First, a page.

Attila Pocze of the Hungarian Vintage Galeria said, "I felt this year was a breakthrough point to a higher level in the growth of the number of attendees and collectors at Paris Photo. Our most interesting pieces were Gyorgy Lorinczy's photographs from the series 'New York, New York' from 1968. The original book (1972) on this series was really a focus of interest."

Edwynn Houk sold four Stephen Shores at $16,000 and an absolutely stunning solarized nude by Raoul Ubac, one of my favorite pieces at the fair. The Ubac was very well priced in the mid-30s.

New York's Hans P. Kraus gallery, which presented a tribute to the English early photographer Roger Fenton (featured in several major museum shows last year), sold a dozen prints, one at more than $100,000, although not a Fenton but a Benjamin Brecknell Turner.

Returning to Paris Photo this year, the Rose Gallery from Santa Monica sold, among other items, four photos by Diane Arbus, including her 1967 'The Patriot' at $ 65,000 and four Egglestons at $18,000.

Other top 20th-century artists featured at various locations in the show included Raghubir Singh at the Munich gallery F 5,6, Sasha Stone at Paris' own (and my Paris Photo neighbor) ART 75-Yves di Maria, Antonio Caballero at Toluca, Ed Burtynsky at Charles Cowles Gallery, and Erwin Blumenfeld at Deborah Bell Photographs.

At our own booth (Vintage Works) our featured contemporary artist Marcus Doyle broke through at this show. It didn't hurt that the artist was on hand to sign his new book, "Night Vision". We had to replace some of his prints (ranging between $2,000-6,000) three times on the wall because of Parisian collectors wanting to take the framed pieces home with them. Along with orders from the show, six of Doyle's prints sold, and several more are still pending. Plus nearly 60 books ($39.95, plus postage, for softbound copies) quickly disappeared, including one limited edition with print ($500 and limited to 100 copies). The frenzy was quite palpable in the booth at times. Harper's magazine is planning to feature two of Doyle's images in its Readers' Section for up and coming artists and writers. Several museum curators were also very enthusiastic about the work. Marcus brought some new work for me to see at the show, which I am very excited about and will bring with me on my private selling trip to Los Angeles later this month (see the above story).

In addition to Marcus Doyle's large-scale color contemporary work, we sold a bit of everything, including a small but exquisite platinum print by contemporary artist Ray Bidegain, whose work is tremendously undervalued (that won't be for long). Over a dozen 19th-century pieces sold at and immediately after Paris Photo, including a six-figure Le Gray, an important print of Grasse by Charles Negre, a large print of Skull Rock by A. J. Russell and a marvelous image by Dr. John Murray, which was featured in the Traces of India exhibition. We sold even a bit more 20th-century photos, which included work by Brassai, Lartigue, Kertesz and Russell Lee. Our three Steichen masterworks were among the more admired of the images on our walls (and the Le Gray marine that sold early). But there was also lots of interest in our 19th-century prints by Auguste Salzmann, Roger Fenton and Charles Negre, plus some of our top daguerreotypes by Southworth & Hawes and by De Prangey. The large color contemporary work of Lisa Holden and Joel D. Levinson also received a lot of attention from curators and collectors alike. Several institutions who came to our booth are also considering work, and we have already sold to new clients from this show a second time via the website.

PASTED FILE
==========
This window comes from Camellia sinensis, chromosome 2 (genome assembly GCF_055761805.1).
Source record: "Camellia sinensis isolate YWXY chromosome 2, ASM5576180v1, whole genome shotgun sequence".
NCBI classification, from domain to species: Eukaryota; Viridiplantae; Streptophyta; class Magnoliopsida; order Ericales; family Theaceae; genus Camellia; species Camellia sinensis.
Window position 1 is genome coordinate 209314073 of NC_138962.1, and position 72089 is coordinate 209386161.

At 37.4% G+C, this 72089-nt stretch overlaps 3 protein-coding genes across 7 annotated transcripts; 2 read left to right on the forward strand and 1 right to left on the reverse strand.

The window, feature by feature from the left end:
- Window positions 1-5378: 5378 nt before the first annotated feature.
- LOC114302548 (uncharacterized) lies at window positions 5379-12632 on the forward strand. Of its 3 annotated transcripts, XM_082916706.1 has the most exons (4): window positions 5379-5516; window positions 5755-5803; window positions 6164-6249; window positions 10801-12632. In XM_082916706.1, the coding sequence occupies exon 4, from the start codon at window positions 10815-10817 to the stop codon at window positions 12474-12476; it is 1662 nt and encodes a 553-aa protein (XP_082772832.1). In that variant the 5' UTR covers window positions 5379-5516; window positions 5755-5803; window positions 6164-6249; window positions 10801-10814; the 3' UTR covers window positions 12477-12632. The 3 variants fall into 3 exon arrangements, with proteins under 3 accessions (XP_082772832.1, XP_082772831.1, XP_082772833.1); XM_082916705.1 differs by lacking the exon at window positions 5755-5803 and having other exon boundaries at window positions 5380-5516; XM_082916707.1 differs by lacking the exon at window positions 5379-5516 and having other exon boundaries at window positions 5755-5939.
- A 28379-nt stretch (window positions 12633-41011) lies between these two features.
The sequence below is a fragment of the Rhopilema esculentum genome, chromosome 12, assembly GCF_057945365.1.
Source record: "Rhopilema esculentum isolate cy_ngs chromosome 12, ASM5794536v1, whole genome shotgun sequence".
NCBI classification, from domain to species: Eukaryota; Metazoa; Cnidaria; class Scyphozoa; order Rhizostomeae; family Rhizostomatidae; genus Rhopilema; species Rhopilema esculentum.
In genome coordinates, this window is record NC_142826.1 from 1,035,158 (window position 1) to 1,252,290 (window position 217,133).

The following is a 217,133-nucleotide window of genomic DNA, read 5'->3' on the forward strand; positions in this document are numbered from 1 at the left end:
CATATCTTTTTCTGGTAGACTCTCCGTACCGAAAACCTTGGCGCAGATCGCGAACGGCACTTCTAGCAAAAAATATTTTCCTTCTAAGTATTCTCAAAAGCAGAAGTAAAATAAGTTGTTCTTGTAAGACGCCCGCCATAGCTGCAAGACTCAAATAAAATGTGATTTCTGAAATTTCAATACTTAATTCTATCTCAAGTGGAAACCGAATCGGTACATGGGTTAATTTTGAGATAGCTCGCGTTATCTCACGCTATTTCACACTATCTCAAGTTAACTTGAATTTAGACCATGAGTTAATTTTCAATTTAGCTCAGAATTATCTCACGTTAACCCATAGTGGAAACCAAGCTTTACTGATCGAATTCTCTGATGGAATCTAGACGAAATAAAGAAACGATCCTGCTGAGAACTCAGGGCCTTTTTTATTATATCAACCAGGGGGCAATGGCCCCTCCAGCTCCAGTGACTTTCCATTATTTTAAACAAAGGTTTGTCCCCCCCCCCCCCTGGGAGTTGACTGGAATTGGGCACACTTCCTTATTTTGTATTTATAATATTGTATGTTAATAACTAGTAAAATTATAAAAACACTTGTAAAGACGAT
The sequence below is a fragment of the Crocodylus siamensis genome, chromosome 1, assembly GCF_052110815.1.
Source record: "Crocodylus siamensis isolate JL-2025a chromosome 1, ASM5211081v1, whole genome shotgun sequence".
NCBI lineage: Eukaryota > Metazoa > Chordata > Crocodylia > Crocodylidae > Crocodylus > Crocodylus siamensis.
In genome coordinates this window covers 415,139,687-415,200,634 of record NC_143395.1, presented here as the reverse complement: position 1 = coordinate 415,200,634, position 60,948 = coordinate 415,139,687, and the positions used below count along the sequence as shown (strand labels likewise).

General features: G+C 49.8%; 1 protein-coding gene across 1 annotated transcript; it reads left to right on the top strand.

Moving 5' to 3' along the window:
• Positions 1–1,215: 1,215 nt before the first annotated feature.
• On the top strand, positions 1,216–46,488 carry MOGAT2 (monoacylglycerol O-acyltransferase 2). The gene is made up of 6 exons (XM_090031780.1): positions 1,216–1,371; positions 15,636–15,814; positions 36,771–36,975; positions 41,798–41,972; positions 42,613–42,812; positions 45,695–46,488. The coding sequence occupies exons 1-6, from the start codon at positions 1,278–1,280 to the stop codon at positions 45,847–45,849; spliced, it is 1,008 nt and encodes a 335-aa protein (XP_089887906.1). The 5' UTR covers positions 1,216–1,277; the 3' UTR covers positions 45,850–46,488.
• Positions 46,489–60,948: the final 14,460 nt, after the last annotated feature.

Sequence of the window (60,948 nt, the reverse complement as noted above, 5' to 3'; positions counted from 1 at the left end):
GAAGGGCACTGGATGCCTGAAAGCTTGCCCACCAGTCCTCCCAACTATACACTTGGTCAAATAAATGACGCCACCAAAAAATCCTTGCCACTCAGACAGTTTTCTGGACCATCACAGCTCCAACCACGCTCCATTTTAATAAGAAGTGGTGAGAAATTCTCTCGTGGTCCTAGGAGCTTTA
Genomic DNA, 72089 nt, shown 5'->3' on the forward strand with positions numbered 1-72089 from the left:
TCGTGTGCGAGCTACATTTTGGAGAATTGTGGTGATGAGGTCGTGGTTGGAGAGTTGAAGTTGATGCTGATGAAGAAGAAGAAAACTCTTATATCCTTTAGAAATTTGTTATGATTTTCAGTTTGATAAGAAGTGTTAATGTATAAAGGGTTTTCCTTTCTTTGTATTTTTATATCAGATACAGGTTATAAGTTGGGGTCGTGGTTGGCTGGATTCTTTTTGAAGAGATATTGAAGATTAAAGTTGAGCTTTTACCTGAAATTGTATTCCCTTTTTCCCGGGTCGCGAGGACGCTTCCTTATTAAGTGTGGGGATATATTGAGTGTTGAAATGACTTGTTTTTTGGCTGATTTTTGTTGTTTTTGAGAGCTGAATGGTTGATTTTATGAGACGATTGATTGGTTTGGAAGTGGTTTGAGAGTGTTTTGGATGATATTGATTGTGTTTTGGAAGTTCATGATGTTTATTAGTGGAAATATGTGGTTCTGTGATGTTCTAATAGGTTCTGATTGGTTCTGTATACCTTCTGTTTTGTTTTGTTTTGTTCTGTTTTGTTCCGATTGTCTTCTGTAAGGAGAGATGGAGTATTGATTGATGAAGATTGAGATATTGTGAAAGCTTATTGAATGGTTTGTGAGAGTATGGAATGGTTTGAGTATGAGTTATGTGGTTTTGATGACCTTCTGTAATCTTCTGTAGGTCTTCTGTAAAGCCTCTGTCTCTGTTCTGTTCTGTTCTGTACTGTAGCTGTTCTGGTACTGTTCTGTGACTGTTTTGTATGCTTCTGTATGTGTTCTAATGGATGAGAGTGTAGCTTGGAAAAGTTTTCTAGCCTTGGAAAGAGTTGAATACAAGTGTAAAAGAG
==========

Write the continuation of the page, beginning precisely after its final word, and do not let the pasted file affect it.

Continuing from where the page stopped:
While in Paris, I bought a unique Man Ray (Kiki with Giacometti sculpture), two fabulous Francois Kollar prints (a doubled Eiffel Tower; and a triple impression of a woman and chess pieces), a fine group of Julia M. Cameron cartes-de-visite, two amazing stereo daguerreotypes, important 1850s Italian images and a vintage Manuel Alvarez Bravo, among the 110 new photographs that I posted to our websites just this past week. To view these images, just go to: http://www.iphotocentral.com/search/result_list.php/48/7/VintageWorks/0 .

Launched in 2004, the BMW-Paris Photo Prize, worth 12,000 euro, was awarded this year to the American artist Anthony Goicolea for 'Ghost Ship', 2005. Goicolea is represented by the Luis Adelantado gallery of Valencia. The theme was "Spirit on the Move" for this year's competition, open to living photographers represented by a Paris Photo 2005 participating gallery.

This year the country of Spain was selected as the spotlighted country. It was well represented by a robust contingent of 14 selected galleries (eight in the Statement sector alone); the Central Exhibition, featuring the collection of the Comunidad de Madrid; and the Project Room, where videos from the video collections of four Spanish museums (the Artium in Vitoria, the Burgos CAB, the Comunidad de Madrid and the Leon MUSAC) presented the best of a lively photography scene--all in all, bringing a fresh new generation of artists to the international market, among them Alicia Martin, Raul and Sergio Belinchon, Carmela Garcia, Dionisio Gonzales, Cristina Lucas, and Bleda & Rosa.

The next Paris Photo will take place at the Carrousel du Louvre, Paris, on November 16-19, 2006, with the spotlight on Scandinavia (Denmark, Finland, Iceland, Norway and Sweden).